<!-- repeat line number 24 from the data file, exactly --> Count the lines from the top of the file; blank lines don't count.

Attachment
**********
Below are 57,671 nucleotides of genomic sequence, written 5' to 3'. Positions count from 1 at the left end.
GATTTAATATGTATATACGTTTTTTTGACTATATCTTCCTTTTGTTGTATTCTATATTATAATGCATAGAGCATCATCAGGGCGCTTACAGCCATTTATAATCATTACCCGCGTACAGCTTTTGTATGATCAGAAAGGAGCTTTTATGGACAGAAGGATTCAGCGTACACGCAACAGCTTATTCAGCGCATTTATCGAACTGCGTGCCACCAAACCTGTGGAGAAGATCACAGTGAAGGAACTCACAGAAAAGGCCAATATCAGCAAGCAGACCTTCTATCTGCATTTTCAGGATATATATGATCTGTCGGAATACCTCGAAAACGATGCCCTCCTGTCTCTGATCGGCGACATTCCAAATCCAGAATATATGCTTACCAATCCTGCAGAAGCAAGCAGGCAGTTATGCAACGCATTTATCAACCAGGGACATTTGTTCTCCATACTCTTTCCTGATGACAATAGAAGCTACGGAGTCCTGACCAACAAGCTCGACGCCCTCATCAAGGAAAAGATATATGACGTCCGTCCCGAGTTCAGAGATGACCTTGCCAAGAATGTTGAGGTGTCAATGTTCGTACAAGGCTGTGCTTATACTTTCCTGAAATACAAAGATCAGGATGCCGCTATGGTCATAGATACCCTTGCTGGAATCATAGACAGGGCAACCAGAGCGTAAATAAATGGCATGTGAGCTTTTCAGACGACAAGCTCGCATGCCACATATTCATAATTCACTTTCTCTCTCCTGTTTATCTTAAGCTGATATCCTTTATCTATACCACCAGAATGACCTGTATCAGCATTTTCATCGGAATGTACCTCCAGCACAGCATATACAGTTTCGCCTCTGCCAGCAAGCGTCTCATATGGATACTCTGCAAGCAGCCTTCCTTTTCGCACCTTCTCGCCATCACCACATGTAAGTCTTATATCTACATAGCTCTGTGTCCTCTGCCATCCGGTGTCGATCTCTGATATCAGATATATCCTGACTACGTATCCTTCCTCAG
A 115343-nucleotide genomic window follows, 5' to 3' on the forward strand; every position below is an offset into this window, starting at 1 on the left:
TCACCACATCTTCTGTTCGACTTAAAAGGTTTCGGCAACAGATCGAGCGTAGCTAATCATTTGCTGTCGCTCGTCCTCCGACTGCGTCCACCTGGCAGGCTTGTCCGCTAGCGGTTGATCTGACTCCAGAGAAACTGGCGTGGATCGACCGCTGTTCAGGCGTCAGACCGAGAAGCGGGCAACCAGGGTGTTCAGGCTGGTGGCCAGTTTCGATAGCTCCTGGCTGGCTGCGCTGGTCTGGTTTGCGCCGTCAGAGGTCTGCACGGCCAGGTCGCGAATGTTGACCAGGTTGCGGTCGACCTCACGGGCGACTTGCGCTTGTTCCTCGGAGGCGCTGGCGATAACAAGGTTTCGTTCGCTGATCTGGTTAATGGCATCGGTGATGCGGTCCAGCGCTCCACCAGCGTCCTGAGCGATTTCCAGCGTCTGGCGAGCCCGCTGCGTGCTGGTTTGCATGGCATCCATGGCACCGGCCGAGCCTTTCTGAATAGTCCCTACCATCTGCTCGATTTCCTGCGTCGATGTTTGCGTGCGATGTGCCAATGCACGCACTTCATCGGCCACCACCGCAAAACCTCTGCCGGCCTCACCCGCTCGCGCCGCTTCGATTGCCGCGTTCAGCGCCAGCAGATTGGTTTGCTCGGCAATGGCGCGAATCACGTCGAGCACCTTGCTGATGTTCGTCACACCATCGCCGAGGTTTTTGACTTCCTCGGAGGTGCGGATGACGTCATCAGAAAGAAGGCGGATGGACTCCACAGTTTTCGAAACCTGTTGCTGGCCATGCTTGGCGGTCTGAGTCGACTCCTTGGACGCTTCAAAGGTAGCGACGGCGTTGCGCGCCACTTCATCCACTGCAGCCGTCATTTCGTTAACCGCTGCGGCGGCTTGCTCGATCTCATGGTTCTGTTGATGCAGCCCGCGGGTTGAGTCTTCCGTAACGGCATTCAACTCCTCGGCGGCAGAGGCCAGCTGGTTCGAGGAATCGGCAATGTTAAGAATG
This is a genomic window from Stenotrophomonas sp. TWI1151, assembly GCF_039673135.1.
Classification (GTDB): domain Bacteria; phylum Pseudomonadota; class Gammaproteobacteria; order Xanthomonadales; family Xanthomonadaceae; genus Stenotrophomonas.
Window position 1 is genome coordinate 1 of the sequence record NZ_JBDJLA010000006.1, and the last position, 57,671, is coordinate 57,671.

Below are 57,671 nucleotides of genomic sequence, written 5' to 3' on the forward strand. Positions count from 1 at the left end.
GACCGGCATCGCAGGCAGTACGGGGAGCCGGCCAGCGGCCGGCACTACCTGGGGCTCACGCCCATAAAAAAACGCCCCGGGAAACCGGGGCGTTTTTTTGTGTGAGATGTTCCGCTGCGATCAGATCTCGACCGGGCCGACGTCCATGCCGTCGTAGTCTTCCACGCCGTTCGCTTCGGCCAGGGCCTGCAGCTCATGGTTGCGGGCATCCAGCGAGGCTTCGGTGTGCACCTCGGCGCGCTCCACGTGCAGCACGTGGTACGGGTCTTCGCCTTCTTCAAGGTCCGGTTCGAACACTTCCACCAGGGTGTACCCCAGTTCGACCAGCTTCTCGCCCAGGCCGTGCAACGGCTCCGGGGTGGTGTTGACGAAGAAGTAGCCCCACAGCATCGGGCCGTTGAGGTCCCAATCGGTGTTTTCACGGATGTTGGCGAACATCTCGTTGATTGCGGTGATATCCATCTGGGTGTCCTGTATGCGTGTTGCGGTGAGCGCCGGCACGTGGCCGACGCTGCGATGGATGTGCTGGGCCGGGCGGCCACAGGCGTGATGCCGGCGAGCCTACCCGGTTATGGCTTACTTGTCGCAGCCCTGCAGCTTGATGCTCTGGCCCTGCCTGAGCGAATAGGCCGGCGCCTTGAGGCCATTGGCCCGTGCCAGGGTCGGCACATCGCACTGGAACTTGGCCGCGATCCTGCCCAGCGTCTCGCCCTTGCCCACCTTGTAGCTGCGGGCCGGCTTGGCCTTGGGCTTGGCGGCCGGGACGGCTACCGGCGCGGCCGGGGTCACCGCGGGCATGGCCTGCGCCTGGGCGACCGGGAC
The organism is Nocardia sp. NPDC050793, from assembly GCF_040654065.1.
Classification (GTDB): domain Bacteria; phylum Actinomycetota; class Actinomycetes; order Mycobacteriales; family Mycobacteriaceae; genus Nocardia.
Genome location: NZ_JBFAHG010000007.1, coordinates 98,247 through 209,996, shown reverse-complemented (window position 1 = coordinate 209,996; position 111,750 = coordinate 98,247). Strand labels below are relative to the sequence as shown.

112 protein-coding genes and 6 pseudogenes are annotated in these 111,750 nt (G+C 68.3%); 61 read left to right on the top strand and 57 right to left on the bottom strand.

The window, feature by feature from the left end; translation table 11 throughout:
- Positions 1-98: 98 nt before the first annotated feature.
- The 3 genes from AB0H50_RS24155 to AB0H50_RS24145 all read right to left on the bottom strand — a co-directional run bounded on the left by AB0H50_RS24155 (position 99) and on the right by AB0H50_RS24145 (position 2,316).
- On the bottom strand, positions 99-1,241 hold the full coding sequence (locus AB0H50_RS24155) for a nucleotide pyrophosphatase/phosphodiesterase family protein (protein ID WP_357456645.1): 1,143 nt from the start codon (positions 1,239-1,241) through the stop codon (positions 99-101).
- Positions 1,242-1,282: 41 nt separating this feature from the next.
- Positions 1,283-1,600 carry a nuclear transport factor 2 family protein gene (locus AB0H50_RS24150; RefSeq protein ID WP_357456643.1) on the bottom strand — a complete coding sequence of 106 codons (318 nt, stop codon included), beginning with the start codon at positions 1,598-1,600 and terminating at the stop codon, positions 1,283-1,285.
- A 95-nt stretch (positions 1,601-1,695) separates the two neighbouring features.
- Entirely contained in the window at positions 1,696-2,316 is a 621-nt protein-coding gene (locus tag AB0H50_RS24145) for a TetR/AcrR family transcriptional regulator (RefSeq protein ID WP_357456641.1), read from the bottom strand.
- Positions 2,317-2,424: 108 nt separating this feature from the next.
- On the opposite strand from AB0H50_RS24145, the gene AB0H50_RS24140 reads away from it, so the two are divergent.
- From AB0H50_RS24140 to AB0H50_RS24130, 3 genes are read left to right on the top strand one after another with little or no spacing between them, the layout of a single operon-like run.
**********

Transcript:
- From AB0H50_RS24140 to AB0H50_RS24130, 3 genes are read left to right on the top strand one after another with little or no spacing between them, the layout of a single operon-like run.